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Amazing Amaryllis

Give the Gift of Winter Blooms

Although the cold weather has not yet arrived in our area, it soon will. When the bleak mid-winter weather begins to get us down, there are blooms to lift our spirits. The amaryllis is one of these blooms. Cultivate an amaryllis now and you will be uplifted by its extravagantly large flowers in the dark days of February. The most commonly encountered bloom is fiery red in color, but amaryllis (spelled the same whether singular or plural) also come in white, candy stripes and even lavender.

Amaryllis bulbs have just arrived in all the garden centers and big box stores such as Home Depot, Lowes and Walmart. As a general rule, amaryllis bulbs will flower in seven to ten weeks from the time they are potted. Amaryllis that are purchased already potted just need a thorough watering with lukewarm water to start the process. Water sparingly after the initial watering—too much water can cause the bulb to rot. Water only when the top inch of soil is dry to the touch.

Bulbs sold in bags should be placed in a pot with good potting compost.  Each bulb should be planted up to its neck, and the soil firmed to secure it in place. Keep the potted bulb in a warm place that gets direct sunlight.  Our homes offer an ideal temperature of 68 to 70 degrees Fahrenheit. Water sparingly until the stem appears and then increase watering as the leaves and bud appear. The flowers of the new bloom should develop rapidly once the stem has reached its full growth.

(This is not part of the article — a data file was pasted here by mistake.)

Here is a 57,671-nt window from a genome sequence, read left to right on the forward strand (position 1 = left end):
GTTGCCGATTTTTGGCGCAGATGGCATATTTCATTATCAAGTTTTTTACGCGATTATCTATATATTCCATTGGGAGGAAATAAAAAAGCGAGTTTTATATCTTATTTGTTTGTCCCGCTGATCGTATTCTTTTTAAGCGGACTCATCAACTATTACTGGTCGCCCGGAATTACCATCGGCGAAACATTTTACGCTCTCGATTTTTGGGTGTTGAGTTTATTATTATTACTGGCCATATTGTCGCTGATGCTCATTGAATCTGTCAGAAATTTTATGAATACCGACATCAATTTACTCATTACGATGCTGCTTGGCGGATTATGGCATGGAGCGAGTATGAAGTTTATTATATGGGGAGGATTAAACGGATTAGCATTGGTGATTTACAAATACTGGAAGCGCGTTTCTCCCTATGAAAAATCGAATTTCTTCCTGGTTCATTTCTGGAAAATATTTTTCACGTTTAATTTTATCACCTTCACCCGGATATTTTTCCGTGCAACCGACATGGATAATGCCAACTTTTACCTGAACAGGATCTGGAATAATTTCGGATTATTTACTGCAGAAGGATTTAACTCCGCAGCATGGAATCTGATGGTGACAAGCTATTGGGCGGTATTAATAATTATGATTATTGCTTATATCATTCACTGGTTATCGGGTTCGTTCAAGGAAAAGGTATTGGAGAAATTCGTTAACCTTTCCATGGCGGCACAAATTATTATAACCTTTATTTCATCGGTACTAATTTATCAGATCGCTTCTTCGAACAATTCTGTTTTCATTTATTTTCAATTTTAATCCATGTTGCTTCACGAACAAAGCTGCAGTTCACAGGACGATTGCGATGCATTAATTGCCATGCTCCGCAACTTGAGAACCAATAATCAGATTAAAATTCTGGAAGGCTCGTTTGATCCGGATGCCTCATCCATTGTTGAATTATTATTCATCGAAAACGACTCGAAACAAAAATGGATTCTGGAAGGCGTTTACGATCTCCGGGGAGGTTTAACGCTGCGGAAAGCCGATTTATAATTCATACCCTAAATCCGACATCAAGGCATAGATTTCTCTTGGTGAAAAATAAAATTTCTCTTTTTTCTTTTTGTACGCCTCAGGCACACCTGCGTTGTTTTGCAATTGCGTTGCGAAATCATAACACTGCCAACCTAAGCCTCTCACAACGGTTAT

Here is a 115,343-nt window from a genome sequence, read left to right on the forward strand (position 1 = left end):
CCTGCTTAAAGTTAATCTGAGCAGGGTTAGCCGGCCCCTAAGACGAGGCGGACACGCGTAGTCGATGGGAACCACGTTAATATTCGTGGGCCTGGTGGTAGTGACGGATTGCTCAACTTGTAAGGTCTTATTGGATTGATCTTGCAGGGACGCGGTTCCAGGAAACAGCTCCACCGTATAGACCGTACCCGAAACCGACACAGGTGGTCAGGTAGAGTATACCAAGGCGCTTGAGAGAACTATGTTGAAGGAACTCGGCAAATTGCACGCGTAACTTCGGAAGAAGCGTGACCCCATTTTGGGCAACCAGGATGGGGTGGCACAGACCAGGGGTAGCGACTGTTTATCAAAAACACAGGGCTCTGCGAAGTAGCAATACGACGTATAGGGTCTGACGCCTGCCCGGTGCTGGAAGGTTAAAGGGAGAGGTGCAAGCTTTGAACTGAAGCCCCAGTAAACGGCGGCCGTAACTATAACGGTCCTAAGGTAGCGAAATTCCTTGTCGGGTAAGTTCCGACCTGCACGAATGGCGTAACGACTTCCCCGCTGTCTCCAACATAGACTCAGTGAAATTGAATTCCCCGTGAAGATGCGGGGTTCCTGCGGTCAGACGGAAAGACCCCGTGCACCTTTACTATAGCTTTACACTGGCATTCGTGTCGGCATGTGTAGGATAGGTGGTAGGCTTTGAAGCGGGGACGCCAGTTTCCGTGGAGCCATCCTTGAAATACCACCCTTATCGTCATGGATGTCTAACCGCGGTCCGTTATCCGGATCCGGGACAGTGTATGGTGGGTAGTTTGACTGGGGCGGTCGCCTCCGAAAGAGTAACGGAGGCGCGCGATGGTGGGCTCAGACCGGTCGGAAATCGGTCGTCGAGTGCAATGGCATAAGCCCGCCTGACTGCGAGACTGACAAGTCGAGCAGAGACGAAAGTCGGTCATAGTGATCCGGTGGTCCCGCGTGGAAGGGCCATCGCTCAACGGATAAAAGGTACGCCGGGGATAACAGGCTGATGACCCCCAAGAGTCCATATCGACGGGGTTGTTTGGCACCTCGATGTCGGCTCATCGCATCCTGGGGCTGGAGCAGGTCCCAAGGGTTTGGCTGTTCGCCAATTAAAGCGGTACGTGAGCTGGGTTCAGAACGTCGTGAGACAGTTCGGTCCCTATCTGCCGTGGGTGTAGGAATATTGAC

For a more exotic look, amaryllis can be grown in glass vases using stones to support the bulbs and roots.

If you plant a bulb (or bulbs) at intervals of two weeks you can enjoy a continuous stream of blooms throughout the winter months, hopefully preventing winter blahs.

One of my favorite nurseries, White Flower Farm, in Litchfield Connecticut, has a wonderful variety of amaryllis bulbs, and provides on-line help with growing amaryllis through step-by-step videos such as “How to Pot and Care for Amaryllis” and “Growing Amaryllis in Water.”

I’m going to pot an Amaryllis ‘Ferrari’ now for a spectacular Valentine’s Day gift for my sweetheart. He’s always wanted a Ferrari, and this is likely to be as close as he will ever get to having one.

Eleni Silverman is a Master Gardener, President of the Belle Haven Garden Club, Chair of the Landscape Committee at Thomas Jefferson High School for Science and Technology and author of the garden blog "Belle Haven Garden Maven." She is sole proprietor of The Well Tended Garden, providing garden grooming, coaching and design.  She admits to a fascination with all things gardening, believes even compost is engaging, and will eagerly discuss the relative merits of leaf mold versus hardwood mulch.

 

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